WASHINGTON — President Barack Obama and congressional leaders failed on Friday to stop deep, automatic cuts in federal spending that will immediately shrink the size and ambition of government, even as they vowed an end to the rolling fiscal battles that have repeatedly threatened government shutdowns and economic crisis over two years.
Emerging from an Oval Office meeting with the lawmakers, the president called the cuts ‘‘just dumb.’’ He said they would slow the economic recovery and spoke emotionally about their impact on people who would feel the consequences of government layoffs and disruptions in public services.
‘‘I don’t anticipate a huge financial crisis, but people are going to be hurt,’’ Obama said during a 35-minute news conference at the White House, in which he acknowledged that his campaign of highlighting fallout from the cuts had failed to persuade Republicans to consider tax increases as part of a package to avert the $85 billion in reductions over the next seven months.
But both the president and his Republican adversaries said they would not carry the fight over the cuts into a coming legislative effort to finance the government through Sept. 30, essentially declaring a cease-fire in the budget wars that have dominated Washington since 2011.
The showdown in December over the so-called fiscal cliff yielded $620 billion in tax increases over 10 years. The across-the-board spending cuts now going into force will cut deficits an additional $1.2 trillion.
Both sides indicated that for now, that may be enough — a fiscal peace through political exhaustion.
After locking in nearly $3.6 trillion in spending cuts and tax increases since 2011, the receding budget wars have left their mark on the nation’s balance sheet, said Alice Rivlin, a former White House budget director and former vice chairwoman of the Federal Reserve. But, she said, those successive budget deals have done nothing to address the nation’s long-term financial troubles as the population ages. They have, however, hurt the economy.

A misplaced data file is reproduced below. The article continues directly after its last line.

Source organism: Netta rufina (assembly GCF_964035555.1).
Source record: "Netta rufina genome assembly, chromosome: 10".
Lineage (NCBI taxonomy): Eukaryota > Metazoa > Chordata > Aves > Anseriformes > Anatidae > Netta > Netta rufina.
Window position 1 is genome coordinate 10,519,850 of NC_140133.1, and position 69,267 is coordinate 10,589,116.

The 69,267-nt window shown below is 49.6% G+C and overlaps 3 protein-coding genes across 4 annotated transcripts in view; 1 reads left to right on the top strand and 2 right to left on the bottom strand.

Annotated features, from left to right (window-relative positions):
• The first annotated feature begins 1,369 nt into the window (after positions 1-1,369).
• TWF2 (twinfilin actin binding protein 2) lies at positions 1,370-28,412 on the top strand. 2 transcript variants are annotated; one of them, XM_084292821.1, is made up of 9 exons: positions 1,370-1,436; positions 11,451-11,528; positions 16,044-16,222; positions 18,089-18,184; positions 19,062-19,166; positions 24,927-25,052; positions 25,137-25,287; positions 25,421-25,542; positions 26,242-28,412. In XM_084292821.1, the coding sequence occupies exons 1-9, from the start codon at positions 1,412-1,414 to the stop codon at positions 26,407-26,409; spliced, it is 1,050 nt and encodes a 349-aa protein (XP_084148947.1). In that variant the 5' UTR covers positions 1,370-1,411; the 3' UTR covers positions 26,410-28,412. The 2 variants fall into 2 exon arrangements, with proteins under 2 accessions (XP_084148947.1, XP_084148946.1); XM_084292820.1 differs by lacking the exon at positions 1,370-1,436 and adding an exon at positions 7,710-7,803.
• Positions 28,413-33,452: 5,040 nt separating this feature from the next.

‘‘It does not get us on a track to stabilizing the debt, mostly because it’s the wrong kind of cut,’’ Rivlin said. ‘‘No, it makes things worse.’’
The two parties will now move to a broader argument over the right level of taxes and spending as they seek to develop a new budget for the coming year and beyond. Republicans said they welcomed a return to a more orderly budget process but warned they would not give in on their basic principles.
‘‘I will not be part of any back-room deal, and I will absolutely not agree to increase taxes,’’ said Sen. Mitch McConnell of Kentucky, the Republican leader.
After a public relations blitz lasting weeks that was aimed at stopping the cuts, Obama said he is prepared to extend a stopgap law that finances the government to March 27 if Republicans stick to an agreement worked out in 2011 about the level of federal spending. The decision will most likely allow the across-the-board spending reductions to remain in place for months if not years.
White House officials and Senate Democrats had considered making one last stand around the March 27 deadline, declaring the Senate would not pass another government spending plan unless it undid the across-the-board cuts. But Senate Democrats were leery. The first furloughs are likely to hit in April, and the Democrats feared that little political pressure would have built on Republicans before the current stopgap spending law expired.
‘‘The president has made it clear he does not want to shut down the government,’’ Sen. Patty Murray of Washington, the Senate Budget Committee chairwoman, said Friday. ‘‘None of us do. That is another disruption that we just can’t afford right now.’’